It’s been difficult to find a quiet place in my house to work since everyone in my family is home, so I resorted to using my bedroom, which definitely took a toll on my ability to shut down work at the end of the day to relax before bed and made me more stressed out. To other students, if at all possible, I would definitely recommend that you study outside of their bedrooms or even outside! One study by the National Academy of Sciences even concluded that studying outside leads to increased efficiency due to the brain’s natural ability to block out noise in a larger environment.
RaiseMe Insight: Students around the country are feeling anxious by the onslaught of changes and uncertainty with the coronavirus. Thankfully, there are many resources and tips for students to combat it, like the advice Shalini outlined above about getting outside and taking breaks. For more insights on mental health, check out our blog post.
Has the coronavirus impacted college decisions and enrollment plans? If so, how?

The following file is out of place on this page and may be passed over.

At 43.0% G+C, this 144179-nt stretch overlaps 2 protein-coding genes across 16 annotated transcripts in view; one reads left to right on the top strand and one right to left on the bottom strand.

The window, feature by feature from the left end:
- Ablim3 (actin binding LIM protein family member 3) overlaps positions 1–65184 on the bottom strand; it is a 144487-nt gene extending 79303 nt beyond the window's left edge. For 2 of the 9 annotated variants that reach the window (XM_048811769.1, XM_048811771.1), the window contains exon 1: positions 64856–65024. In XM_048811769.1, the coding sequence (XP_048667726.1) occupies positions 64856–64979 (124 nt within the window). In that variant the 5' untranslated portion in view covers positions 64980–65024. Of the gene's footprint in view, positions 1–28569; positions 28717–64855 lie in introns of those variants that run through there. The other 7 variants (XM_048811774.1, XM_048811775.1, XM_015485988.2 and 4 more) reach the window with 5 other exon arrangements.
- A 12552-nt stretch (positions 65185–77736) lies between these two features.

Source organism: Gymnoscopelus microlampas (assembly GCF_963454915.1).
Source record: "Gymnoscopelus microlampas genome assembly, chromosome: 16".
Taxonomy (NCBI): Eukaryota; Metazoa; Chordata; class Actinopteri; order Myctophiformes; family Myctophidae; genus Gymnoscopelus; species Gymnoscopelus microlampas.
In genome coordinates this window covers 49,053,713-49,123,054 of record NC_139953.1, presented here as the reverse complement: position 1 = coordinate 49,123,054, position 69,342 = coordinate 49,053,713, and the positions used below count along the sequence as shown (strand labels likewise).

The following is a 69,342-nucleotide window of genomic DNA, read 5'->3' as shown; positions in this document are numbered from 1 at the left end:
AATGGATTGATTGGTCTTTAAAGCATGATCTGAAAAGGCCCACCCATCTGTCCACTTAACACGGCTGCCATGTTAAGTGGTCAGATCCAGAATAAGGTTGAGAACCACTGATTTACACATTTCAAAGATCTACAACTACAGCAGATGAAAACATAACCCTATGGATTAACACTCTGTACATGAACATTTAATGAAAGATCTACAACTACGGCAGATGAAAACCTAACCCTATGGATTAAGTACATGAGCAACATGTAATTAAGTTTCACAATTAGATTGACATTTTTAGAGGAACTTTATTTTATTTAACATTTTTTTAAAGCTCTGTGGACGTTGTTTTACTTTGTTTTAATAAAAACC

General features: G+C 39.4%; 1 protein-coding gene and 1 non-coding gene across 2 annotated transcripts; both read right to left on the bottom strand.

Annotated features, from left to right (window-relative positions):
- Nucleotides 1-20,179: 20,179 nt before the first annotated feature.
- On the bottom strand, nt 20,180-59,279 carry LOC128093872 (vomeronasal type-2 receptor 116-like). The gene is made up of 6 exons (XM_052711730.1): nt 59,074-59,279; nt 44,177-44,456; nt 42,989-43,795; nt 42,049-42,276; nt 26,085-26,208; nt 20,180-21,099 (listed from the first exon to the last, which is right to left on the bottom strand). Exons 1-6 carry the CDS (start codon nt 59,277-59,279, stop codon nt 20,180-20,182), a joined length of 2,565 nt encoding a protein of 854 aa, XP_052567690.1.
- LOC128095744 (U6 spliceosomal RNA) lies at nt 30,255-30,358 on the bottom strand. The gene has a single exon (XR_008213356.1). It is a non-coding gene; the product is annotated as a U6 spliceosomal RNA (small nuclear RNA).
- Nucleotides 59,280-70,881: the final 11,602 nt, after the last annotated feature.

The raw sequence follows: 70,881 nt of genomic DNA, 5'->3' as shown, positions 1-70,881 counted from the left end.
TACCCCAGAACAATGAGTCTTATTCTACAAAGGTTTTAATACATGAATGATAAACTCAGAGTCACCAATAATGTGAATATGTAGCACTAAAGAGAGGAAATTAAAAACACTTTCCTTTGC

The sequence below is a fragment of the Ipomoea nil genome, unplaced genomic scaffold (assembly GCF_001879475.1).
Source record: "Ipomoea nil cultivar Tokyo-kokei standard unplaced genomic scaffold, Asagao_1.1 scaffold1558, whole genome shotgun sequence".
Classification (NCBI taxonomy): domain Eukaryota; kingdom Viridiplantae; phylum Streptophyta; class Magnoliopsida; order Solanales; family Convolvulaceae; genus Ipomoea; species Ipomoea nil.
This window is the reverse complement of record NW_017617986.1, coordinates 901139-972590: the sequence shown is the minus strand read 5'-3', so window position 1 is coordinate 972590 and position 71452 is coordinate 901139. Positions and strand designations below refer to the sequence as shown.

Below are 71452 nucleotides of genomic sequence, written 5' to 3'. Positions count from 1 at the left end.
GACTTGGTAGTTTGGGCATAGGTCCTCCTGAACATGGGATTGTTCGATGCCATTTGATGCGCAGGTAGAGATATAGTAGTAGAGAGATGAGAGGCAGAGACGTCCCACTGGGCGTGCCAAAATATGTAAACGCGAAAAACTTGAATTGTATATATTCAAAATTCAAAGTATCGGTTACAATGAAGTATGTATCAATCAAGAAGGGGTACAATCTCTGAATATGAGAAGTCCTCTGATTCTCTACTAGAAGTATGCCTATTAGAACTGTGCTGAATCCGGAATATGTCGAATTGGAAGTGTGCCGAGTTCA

I was definitely counting on getting to visit campuses as a prospective student to narrow down my list. But every college is closed, so admission events have either been moved online, postponed, or entirely cancelled, making my decision process a bit more complicated and drawn out.
I’ve been looking to my peers and teachers for motivation and support. I’ve also been on my prospective college’s admissions pages for updates on virtual tours and other admission events.
RaiseMe Insight: Many colleges are adapting to these challenging circumstances by offering online tour opportunities for students, which is especially important for admitted students weighing their enrollment decisions. Learn about these colleges and other ways to explore your options from the safety of your home.
Any advice for other students during coronavirus?